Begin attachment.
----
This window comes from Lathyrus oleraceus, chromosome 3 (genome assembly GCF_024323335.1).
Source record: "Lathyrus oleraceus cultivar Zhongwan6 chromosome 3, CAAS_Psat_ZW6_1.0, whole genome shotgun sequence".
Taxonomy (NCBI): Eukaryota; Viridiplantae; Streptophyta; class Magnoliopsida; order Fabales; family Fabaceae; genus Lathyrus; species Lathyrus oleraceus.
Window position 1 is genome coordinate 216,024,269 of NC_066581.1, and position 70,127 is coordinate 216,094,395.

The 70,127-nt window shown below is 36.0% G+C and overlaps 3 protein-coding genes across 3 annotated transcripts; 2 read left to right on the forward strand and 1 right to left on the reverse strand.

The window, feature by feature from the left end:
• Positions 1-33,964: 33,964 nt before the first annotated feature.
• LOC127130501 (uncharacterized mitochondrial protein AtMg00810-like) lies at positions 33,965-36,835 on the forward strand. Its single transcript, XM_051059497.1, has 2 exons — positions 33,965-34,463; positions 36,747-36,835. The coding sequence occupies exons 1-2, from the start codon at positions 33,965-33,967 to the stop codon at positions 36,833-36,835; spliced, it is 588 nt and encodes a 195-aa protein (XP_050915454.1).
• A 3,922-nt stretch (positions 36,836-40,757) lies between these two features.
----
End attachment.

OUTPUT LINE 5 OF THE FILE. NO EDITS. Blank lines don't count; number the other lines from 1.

The 70,127-nt window shown below is 36.0% G+C and overlaps 3 protein-coding genes across 3 annotated transcripts; 2 read left to right on the forward strand and 1 right to left on the reverse strand.